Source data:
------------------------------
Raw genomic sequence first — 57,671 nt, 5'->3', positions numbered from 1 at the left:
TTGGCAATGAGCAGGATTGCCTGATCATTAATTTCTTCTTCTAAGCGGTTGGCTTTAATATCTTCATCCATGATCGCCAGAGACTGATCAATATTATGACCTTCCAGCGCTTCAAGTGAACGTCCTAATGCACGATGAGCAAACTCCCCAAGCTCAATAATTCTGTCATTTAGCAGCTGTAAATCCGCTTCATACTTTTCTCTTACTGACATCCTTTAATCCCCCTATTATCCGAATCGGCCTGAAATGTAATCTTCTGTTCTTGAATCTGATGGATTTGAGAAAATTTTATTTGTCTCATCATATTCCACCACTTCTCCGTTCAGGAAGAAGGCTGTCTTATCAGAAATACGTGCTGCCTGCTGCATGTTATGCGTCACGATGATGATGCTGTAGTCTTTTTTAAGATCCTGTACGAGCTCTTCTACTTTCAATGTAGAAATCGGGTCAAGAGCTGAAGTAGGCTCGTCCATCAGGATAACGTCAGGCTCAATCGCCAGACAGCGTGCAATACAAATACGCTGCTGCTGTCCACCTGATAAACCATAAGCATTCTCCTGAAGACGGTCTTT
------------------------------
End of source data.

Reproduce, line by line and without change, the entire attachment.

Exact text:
Raw genomic sequence first — 57,671 nt, 5'->3', positions numbered from 1 at the left:
TTGGCAATGAGCAGGATTGCCTGATCATTAATTTCTTCTTCTAAGCGGTTGGCTTTAATATCTTCATCCATGATCGCCAGAGACTGATCAATATTATGACCTTCCAGCGCTTCAAGTGAACGTCCTAATGCACGATGAGCAAACTCCCCAAGCTCAATAATTCTGTCATTTAGCAGCTGTAAATCCGCTTCATACTTTTCTCTTACTGACATCCTTTAATCCCCCTATTATCCGAATCGGCCTGAAATGTAATCTTCTGTTCTTGAATCTGATGGATTTGAGAAAATTTTATTTGTCTCATCATATTCCACCACTTCTCCGTTCAGGAAGAAGGCTGTCTTATCAGAAATACGTGCTGCCTGCTGCATGTTATGCGTCACGATGATGATGCTGTAGTCTTTTTTAAGATCCTGTACGAGCTCTTCTACTTTCAATGTAGAAATCGGGTCAAGAGCTGAAGTAGGCTCGTCCATCAGGATAACGTCAGGCTCAATCGCCAGACAGCGTGCAATACAAATACGCTGCTGCTGTCCACCTGATAAACCATAAGCATTCTCCTGAAGACGGTCTTT